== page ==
Simplify, reduce, refocus: The work of fashion designers since the start of the pandemic has been mostly about stripping layers of stylistic excess, trying to unearth the authenticity at the heart of a brand. Fashion houses based on clear foundations seem to be at an advantage in this soul-searching process.
The House of Emilio Pucci certainly doesn’t lack identity—its roots are firmly planted in a very specific set of visual codes and signifiers. Yet its recent past has been rather rocky—its shine tarnished, its relevance diminished. It needed to be refreshed entirely.
To that end, appointing a new design team to redefine its offer has proved a sensible choice. Since resort 2021, the team in question has been working on the label’s lexicon in a light-handed way which feels right for today, favoring delicacy and subtlety rather than indulging in the bold-printed pyrotechnics that previous designers have found so mesmerizing. It’s easy to understand how a deep-dive into Pucci’s extraordinary archive can prove a rather heady experience. But the creative people currently in charge seem to possess the antidote that somehow could break its spell.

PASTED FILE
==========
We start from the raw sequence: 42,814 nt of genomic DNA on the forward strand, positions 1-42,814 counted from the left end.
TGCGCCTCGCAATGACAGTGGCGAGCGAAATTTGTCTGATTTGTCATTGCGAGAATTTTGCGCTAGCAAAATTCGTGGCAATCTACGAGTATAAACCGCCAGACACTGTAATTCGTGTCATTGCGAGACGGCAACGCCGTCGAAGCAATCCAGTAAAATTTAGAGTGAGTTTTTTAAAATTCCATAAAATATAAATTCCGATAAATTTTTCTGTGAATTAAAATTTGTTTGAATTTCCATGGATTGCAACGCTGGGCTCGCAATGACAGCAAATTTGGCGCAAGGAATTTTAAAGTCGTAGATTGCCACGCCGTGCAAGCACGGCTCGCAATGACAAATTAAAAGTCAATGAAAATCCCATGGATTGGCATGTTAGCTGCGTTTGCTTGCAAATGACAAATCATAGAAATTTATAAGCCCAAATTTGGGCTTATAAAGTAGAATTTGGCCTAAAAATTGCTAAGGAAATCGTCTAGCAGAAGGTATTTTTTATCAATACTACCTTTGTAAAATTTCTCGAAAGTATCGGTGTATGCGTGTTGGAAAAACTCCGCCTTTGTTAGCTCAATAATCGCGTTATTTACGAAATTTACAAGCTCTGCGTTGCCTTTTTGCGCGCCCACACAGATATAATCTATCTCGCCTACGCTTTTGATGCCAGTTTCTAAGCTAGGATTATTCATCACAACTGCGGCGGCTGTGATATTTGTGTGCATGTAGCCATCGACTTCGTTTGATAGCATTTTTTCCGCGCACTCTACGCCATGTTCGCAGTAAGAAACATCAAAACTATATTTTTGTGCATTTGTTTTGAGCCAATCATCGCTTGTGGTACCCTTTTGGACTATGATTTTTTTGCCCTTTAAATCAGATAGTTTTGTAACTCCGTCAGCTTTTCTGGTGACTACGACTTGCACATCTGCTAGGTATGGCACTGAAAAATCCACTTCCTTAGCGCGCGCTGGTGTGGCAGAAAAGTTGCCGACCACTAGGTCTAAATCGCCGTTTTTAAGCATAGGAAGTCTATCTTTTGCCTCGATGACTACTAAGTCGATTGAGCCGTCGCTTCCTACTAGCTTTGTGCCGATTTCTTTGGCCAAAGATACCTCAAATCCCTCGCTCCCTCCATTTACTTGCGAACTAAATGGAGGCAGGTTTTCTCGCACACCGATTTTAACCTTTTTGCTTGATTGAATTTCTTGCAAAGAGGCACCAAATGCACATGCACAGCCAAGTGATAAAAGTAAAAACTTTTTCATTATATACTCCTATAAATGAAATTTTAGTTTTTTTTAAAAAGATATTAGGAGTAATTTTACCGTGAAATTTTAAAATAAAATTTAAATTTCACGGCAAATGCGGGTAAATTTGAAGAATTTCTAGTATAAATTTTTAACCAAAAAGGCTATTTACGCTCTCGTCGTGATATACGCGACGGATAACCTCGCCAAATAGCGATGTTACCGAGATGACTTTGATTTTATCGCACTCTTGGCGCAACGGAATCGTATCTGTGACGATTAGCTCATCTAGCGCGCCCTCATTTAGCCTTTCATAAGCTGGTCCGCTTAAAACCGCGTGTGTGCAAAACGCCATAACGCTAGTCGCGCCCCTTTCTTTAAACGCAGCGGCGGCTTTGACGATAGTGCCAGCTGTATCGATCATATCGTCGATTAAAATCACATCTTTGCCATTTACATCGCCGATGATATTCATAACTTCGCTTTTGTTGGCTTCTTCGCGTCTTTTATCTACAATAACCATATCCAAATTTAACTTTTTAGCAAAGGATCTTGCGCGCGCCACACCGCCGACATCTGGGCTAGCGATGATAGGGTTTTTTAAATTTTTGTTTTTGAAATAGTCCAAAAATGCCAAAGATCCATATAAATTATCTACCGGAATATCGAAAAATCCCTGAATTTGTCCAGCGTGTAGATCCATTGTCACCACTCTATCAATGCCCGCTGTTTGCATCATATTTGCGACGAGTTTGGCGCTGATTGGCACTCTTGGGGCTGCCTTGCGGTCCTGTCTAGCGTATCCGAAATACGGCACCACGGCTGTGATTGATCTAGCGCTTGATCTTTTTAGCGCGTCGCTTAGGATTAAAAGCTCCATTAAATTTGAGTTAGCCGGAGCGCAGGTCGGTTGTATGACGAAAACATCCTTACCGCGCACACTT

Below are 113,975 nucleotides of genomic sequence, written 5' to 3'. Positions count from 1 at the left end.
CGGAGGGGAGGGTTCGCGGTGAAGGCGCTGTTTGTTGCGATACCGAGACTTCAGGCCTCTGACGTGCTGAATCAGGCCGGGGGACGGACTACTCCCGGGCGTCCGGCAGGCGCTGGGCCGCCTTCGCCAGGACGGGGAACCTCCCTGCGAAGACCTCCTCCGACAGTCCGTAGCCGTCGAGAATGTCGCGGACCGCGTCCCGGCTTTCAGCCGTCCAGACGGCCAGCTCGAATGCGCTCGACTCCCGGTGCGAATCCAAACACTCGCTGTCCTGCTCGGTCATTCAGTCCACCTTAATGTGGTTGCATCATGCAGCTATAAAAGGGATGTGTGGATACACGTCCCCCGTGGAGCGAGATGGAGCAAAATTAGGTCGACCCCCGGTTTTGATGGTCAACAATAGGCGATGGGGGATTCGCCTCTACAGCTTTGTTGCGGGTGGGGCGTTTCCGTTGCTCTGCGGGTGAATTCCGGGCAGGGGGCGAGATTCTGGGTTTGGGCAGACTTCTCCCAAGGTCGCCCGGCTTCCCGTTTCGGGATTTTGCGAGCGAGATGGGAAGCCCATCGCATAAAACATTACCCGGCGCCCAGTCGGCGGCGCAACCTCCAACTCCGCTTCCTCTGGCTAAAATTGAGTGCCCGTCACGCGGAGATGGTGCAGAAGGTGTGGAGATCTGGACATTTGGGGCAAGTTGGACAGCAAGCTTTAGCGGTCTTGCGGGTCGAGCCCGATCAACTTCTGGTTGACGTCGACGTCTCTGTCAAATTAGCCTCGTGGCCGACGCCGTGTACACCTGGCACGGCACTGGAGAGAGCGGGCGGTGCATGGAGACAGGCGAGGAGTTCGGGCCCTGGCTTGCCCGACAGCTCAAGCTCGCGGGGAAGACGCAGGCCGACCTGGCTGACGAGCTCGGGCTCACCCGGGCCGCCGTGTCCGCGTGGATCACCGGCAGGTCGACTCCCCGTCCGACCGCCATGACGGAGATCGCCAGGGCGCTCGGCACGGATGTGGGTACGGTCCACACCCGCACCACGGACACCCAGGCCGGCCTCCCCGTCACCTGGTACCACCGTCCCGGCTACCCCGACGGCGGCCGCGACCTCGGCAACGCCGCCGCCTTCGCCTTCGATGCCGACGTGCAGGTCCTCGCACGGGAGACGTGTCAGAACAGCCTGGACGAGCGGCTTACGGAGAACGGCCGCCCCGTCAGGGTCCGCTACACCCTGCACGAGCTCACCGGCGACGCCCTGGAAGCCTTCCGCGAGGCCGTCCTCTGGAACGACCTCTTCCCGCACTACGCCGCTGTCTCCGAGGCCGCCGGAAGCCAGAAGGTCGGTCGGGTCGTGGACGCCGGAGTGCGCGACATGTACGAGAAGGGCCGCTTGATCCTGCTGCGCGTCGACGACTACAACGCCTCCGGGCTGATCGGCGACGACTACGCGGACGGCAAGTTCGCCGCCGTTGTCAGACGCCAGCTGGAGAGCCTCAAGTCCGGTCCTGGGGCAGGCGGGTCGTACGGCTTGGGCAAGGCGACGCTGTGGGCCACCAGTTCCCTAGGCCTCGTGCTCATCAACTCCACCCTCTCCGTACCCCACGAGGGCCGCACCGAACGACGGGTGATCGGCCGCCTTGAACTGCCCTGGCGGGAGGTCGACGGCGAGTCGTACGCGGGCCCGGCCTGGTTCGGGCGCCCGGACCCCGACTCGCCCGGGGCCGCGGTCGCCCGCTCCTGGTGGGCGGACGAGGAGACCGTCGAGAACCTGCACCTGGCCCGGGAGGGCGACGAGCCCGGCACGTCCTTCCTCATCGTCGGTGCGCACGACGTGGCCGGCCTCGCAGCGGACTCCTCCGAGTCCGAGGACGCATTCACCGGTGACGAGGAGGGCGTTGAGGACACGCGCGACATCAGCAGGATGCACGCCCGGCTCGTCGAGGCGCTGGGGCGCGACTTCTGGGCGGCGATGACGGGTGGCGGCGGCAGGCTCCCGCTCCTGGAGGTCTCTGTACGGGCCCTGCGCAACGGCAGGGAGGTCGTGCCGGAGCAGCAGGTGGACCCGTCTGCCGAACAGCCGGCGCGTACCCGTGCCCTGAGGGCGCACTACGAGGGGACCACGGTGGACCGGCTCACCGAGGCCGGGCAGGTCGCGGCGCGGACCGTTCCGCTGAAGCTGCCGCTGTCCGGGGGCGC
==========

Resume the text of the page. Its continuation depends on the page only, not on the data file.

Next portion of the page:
A considerate reductionist approach was quite coherently proposed throughout the pre-fall collection, where wardrobe staples were gently Pucci-fied with archival prints in de-saturated cosmetic hues. Even if sometimes the color palette felt toned-down to the point of evanescence, it looked charming enough. Silhouettes were elongated and tapered; slender blazers were lightly padded and worn over bustiers and matching high-waisted short shorts—a nod to the ‘Holidays in Capri’ high-style feel that Pucci made famous.
All-over printed leggings and bodysuits, which are all the rage today, were proposed by Pucci in the ’60s in the first place; they’ll certainly prove a hit when they’re delivered to stores this summer.
Slightly sport-infused pieces—a printed anorak cut in smooth satin duchesse; a sleek coat with light padding for warmth and comfort—also looked covetable, as they retained the sophisticated edge and the racy sense of ease Marchese Pucci’s jet set clients so appreciated. What could be more comfortable than a chic, sexy T-shirt dress cut like the one Marilyn Monroe made famous? Reality feels less prosaic when jazzed up with just a dash of glamour—it rings true today more than ever.